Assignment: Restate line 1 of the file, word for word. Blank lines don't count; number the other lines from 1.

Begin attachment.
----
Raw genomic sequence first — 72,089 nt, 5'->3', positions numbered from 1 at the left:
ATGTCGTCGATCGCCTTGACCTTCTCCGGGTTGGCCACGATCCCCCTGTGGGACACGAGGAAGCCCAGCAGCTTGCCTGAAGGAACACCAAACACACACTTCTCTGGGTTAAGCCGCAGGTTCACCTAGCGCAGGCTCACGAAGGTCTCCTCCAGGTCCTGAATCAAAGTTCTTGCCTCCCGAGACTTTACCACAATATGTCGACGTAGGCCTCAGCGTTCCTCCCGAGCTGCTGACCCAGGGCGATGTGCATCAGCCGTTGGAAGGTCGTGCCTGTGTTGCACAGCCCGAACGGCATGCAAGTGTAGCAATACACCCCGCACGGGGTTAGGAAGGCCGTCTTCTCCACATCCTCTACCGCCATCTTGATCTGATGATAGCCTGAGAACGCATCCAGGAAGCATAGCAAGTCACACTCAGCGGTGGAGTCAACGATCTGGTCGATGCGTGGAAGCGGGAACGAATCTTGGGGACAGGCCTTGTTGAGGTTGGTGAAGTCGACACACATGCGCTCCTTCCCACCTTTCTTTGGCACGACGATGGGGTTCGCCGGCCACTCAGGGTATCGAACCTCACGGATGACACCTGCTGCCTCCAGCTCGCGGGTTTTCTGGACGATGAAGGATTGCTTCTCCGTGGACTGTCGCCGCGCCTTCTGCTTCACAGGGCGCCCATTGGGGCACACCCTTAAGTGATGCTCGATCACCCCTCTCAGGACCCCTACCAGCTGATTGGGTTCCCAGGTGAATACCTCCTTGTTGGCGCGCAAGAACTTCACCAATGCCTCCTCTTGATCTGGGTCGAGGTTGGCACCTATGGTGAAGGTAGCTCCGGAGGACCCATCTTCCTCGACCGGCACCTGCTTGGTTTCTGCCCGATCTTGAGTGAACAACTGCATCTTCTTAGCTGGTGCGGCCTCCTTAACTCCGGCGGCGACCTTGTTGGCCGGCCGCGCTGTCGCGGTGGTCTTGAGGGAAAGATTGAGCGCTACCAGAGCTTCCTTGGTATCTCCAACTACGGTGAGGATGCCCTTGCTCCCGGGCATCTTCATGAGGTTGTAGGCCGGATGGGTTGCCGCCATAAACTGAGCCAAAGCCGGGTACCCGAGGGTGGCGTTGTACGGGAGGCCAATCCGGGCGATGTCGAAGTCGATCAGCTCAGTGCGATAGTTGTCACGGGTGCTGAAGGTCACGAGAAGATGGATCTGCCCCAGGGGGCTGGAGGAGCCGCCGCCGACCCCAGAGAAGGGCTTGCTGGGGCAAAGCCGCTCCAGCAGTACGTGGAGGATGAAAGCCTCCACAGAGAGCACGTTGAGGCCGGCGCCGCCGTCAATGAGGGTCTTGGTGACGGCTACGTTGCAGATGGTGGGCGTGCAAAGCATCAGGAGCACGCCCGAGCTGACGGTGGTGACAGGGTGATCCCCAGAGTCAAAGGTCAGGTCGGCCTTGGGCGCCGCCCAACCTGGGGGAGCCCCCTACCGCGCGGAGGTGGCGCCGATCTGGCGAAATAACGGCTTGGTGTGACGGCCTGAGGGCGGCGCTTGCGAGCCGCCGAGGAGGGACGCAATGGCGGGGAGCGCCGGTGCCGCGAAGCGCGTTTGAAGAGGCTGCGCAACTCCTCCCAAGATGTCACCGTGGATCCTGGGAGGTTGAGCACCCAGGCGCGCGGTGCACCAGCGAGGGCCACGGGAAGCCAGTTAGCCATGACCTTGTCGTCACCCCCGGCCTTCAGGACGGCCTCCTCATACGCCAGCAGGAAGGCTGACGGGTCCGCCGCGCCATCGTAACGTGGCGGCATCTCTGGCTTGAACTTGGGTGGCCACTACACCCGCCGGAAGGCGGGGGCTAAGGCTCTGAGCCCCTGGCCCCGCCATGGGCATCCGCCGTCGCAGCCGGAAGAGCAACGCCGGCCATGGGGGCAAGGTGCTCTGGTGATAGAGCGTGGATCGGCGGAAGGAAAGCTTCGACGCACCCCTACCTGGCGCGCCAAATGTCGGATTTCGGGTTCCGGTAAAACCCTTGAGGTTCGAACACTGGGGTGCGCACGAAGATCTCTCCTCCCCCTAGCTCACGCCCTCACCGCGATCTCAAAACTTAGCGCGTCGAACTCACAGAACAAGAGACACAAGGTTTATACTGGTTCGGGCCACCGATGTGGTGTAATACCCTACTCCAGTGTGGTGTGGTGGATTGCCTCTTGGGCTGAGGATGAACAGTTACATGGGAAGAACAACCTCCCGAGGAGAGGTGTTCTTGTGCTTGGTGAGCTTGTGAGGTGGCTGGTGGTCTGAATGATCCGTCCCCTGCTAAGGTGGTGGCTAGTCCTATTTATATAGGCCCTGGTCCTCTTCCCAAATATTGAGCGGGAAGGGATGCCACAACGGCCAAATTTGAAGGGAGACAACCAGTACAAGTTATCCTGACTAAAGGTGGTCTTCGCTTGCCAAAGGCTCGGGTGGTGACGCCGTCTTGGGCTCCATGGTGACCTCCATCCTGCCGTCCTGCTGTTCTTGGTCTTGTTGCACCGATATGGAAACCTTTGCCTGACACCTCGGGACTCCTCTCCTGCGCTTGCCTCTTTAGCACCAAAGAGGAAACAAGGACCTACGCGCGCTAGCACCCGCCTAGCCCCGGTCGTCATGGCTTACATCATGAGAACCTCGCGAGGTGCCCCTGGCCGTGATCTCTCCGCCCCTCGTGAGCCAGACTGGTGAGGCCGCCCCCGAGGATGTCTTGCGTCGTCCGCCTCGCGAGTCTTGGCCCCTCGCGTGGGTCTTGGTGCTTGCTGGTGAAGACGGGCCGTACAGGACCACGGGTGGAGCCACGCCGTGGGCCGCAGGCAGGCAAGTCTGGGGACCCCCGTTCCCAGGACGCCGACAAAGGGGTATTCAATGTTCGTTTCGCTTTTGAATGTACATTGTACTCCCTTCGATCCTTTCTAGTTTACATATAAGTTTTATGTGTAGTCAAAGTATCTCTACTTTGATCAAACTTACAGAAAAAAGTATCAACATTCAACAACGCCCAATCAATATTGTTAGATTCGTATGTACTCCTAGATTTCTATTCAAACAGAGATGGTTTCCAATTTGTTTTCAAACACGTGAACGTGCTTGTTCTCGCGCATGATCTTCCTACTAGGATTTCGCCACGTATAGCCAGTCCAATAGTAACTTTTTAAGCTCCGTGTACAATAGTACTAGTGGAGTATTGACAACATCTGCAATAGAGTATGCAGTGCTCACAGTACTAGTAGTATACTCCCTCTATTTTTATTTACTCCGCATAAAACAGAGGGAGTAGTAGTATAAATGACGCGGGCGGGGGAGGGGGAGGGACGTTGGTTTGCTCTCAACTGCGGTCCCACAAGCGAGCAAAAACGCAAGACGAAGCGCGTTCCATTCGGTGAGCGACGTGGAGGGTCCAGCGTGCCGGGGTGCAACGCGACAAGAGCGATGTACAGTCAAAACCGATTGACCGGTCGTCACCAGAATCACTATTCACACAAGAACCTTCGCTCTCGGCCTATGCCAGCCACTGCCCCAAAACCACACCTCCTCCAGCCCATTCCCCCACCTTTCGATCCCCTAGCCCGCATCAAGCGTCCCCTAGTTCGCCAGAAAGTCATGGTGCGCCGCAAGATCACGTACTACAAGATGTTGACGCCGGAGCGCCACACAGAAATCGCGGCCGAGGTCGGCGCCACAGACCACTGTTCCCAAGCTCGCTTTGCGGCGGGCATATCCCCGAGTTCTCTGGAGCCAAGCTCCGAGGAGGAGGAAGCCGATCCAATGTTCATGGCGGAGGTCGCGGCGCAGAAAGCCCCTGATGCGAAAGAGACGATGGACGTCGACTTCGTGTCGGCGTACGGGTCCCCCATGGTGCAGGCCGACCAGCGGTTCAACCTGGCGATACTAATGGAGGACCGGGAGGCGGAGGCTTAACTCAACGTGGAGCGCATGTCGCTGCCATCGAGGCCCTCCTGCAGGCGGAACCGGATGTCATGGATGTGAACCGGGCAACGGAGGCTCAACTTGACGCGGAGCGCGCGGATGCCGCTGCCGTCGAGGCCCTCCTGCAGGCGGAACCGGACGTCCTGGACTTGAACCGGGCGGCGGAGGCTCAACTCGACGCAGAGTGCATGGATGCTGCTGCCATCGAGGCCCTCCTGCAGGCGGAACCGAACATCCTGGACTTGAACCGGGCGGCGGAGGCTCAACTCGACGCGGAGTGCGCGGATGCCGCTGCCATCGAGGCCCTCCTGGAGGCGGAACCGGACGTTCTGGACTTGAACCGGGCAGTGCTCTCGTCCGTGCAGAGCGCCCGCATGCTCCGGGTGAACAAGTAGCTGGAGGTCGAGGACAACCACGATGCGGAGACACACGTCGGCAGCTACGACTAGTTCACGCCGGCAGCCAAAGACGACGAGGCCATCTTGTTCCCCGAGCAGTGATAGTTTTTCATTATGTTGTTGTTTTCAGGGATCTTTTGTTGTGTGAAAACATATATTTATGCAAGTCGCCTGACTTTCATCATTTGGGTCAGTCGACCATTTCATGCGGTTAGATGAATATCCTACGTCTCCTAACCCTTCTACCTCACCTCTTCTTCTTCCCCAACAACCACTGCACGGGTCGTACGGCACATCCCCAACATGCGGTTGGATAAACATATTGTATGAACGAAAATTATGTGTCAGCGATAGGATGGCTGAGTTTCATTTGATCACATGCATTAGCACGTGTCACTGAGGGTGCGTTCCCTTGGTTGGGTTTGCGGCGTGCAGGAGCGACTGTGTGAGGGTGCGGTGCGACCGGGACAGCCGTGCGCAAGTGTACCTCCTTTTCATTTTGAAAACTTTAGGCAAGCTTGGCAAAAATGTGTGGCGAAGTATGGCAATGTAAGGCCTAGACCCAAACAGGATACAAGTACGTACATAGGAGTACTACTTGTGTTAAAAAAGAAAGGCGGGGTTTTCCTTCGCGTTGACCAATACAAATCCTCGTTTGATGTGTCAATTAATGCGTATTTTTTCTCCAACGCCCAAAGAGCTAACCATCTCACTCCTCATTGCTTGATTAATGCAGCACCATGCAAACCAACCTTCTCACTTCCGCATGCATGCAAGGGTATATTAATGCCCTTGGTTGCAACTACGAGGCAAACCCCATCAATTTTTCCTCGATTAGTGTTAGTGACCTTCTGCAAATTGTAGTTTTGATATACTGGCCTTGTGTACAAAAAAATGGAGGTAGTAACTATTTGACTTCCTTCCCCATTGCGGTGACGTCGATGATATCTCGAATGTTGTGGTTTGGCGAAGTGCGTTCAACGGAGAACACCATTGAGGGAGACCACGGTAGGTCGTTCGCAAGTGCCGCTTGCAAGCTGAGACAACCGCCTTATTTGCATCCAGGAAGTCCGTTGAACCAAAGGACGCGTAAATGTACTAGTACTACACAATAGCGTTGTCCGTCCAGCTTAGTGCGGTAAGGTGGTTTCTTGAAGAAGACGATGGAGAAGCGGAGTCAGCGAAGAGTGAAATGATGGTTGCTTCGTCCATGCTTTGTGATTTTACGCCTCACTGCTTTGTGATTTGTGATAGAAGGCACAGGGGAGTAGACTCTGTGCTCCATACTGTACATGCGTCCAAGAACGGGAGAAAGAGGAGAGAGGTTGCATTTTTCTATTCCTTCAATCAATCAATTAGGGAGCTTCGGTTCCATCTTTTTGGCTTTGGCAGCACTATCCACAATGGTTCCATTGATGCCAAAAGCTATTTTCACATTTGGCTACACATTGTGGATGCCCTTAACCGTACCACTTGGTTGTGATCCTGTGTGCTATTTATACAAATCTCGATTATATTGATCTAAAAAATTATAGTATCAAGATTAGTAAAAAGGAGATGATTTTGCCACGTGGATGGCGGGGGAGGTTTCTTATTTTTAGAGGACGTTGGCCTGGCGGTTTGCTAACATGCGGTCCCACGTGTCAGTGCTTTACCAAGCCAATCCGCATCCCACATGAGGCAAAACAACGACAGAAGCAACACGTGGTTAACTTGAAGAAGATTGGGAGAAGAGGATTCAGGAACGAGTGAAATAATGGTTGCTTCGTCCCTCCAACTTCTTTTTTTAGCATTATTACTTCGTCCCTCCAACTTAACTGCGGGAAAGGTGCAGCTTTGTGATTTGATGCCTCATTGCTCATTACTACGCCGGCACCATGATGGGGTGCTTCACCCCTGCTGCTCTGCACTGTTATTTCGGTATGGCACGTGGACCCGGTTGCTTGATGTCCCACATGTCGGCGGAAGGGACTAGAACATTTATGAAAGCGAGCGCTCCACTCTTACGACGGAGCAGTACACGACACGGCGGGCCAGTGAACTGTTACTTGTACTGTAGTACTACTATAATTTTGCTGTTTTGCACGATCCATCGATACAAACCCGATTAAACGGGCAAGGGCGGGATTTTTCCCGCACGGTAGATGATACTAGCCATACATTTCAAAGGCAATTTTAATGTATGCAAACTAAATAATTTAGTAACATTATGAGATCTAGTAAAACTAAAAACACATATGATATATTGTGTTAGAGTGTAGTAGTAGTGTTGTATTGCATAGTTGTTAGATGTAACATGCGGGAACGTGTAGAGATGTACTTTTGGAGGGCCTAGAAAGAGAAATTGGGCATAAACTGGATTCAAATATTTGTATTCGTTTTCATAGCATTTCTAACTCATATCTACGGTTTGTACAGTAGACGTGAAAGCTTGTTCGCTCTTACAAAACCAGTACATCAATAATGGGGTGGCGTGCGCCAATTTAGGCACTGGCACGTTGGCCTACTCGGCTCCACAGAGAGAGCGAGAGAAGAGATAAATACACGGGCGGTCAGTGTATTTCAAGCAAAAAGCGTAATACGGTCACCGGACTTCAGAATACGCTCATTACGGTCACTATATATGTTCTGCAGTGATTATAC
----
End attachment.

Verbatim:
Raw genomic sequence first — 72,089 nt, 5'->3', positions numbered from 1 at the left: